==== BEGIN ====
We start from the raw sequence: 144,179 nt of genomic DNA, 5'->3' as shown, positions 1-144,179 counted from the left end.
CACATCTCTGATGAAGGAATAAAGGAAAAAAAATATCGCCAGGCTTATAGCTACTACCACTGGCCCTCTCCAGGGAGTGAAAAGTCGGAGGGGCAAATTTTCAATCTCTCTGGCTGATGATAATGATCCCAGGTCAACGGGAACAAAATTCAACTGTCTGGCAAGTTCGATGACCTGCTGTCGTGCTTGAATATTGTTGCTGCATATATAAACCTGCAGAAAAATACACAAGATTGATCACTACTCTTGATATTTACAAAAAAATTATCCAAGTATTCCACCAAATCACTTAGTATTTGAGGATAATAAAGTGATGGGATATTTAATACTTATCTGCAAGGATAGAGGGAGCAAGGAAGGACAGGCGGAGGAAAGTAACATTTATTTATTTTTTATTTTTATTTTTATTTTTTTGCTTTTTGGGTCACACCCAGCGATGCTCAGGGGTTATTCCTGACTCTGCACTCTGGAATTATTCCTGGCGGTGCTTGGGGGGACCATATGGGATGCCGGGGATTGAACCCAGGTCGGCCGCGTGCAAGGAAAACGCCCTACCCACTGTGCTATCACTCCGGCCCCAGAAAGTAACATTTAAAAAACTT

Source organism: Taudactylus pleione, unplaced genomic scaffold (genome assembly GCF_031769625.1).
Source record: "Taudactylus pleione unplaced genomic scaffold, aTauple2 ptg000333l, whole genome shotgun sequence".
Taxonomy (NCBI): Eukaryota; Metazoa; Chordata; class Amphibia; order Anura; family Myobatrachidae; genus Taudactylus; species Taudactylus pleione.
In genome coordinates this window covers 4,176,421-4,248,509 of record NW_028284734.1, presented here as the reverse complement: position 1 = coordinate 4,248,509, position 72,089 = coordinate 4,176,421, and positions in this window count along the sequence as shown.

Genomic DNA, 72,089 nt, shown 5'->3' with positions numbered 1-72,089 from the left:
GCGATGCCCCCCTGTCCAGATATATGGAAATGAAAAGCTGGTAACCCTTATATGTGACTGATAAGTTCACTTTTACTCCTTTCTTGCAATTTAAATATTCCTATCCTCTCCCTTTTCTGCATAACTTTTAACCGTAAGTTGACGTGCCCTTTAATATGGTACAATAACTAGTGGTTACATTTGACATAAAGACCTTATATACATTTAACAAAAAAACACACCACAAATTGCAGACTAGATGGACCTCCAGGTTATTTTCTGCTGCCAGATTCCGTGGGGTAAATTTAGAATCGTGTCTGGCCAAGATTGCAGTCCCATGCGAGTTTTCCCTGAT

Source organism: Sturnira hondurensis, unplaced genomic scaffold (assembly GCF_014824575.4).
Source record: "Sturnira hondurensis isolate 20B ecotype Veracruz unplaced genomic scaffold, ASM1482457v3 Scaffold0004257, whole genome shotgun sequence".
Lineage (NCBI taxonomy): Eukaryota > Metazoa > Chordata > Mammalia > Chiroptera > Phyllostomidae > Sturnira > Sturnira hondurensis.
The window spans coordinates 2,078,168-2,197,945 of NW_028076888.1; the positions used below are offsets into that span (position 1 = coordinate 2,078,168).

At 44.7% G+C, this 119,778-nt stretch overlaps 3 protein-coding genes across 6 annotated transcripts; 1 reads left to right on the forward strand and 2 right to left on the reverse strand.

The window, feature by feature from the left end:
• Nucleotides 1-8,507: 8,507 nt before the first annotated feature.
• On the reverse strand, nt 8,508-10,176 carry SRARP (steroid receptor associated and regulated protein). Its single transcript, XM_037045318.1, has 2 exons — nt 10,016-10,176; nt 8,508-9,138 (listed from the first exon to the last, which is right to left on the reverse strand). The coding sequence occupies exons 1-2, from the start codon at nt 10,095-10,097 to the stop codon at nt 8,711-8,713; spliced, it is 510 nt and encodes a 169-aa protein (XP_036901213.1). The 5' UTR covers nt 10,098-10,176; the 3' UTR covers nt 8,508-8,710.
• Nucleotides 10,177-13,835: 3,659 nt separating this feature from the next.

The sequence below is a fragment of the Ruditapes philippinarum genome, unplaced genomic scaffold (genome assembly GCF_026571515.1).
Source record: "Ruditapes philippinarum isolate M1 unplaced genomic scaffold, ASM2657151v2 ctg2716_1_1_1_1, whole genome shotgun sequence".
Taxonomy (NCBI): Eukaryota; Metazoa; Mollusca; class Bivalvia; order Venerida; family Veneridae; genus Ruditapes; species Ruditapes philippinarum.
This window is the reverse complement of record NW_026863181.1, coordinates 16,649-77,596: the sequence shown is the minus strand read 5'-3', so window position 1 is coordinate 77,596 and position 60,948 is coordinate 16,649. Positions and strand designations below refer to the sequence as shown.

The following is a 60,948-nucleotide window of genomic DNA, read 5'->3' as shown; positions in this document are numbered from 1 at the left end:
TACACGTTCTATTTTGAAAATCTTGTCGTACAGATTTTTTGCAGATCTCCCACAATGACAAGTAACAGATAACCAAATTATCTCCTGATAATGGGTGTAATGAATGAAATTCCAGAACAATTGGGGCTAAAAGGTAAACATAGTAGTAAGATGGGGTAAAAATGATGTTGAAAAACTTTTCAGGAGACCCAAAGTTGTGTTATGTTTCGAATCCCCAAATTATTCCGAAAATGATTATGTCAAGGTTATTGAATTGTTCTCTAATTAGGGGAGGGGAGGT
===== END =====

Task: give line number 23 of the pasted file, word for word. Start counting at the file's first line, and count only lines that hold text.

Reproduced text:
TACACGTTCTATTTTGAAAATCTTGTCGTACAGATTTTTTGCAGATCTCCCACAATGACAAGTAACAGATAACCAAATTATCTCCTGATAATGGGTGTAATGAATGAAATTCCAGAACAATTGGGGCTAAAAGGTAAACATAGTAGTAAGATGGGGTAAAAATGATGTTGAAAAACTTTTCAGGAGACCCAAAGTTGTGTTATGTTTCGAATCCCCAAATTATTCCGAAAATGATTATGTCAAGGTTATTGAATTGTTCTCTAATTAGGGGAGGGGAGGT